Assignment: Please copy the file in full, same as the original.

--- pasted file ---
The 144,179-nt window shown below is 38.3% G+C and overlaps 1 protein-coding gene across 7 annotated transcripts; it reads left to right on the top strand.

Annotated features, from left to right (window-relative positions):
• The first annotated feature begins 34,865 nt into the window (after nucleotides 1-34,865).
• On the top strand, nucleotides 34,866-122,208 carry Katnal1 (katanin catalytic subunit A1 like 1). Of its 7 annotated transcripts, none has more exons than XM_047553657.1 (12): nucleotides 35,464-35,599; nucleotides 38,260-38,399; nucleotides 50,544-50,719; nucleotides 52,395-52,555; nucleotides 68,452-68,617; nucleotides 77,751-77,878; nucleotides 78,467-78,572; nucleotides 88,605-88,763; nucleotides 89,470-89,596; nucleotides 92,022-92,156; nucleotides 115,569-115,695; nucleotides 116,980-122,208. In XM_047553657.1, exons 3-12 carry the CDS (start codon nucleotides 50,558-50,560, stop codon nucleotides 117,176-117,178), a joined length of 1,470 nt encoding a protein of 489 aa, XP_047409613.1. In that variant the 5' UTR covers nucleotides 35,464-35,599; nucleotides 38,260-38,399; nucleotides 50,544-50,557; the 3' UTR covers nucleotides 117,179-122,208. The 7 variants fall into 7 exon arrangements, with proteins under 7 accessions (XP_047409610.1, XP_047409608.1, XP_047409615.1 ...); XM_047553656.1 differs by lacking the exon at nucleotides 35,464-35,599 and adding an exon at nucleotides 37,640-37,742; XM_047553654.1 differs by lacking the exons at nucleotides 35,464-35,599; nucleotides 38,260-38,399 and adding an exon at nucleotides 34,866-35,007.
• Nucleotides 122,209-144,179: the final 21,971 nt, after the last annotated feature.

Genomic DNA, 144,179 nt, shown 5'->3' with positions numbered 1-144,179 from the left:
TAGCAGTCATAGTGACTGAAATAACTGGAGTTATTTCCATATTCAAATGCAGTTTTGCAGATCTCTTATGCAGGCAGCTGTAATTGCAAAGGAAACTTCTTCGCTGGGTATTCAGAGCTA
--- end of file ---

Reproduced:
The 144,179-nt window shown below is 38.3% G+C and overlaps 1 protein-coding gene across 7 annotated transcripts; it reads left to right on the top strand.

Annotated features, from left to right (window-relative positions):
• The first annotated feature begins 34,865 nt into the window (after nucleotides 1-34,865).
• On the top strand, nucleotides 34,866-122,208 carry Katnal1 (katanin catalytic subunit A1 like 1). Of its 7 annotated transcripts, none has more exons than XM_047553657.1 (12): nucleotides 35,464-35,599; nucleotides 38,260-38,399; nucleotides 50,544-50,719; nucleotides 52,395-52,555; nucleotides 68,452-68,617; nucleotides 77,751-77,878; nucleotides 78,467-78,572; nucleotides 88,605-88,763; nucleotides 89,470-89,596; nucleotides 92,022-92,156; nucleotides 115,569-115,695; nucleotides 116,980-122,208. In XM_047553657.1, exons 3-12 carry the CDS (start codon nucleotides 50,558-50,560, stop codon nucleotides 117,176-117,178), a joined length of 1,470 nt encoding a protein of 489 aa, XP_047409613.1. In that variant the 5' UTR covers nucleotides 35,464-35,599; nucleotides 38,260-38,399; nucleotides 50,544-50,557; the 3' UTR covers nucleotides 117,179-122,208. The 7 variants fall into 7 exon arrangements, with proteins under 7 accessions (XP_047409610.1, XP_047409608.1, XP_047409615.1 ...); XM_047553656.1 differs by lacking the exon at nucleotides 35,464-35,599 and adding an exon at nucleotides 37,640-37,742; XM_047553654.1 differs by lacking the exons at nucleotides 35,464-35,599; nucleotides 38,260-38,399 and adding an exon at nucleotides 34,866-35,007.
• Nucleotides 122,209-144,179: the final 21,971 nt, after the last annotated feature.

Genomic DNA, 144,179 nt, shown 5'->3' with positions numbered 1-144,179 from the left:
TAGCAGTCATAGTGACTGAAATAACTGGAGTTATTTCCATATTCAAATGCAGTTTTGCAGATCTCTTATGCAGGCAGCTGTAATTGCAAAGGAAACTTCTTCGCTGGGTATTCAGAGCTA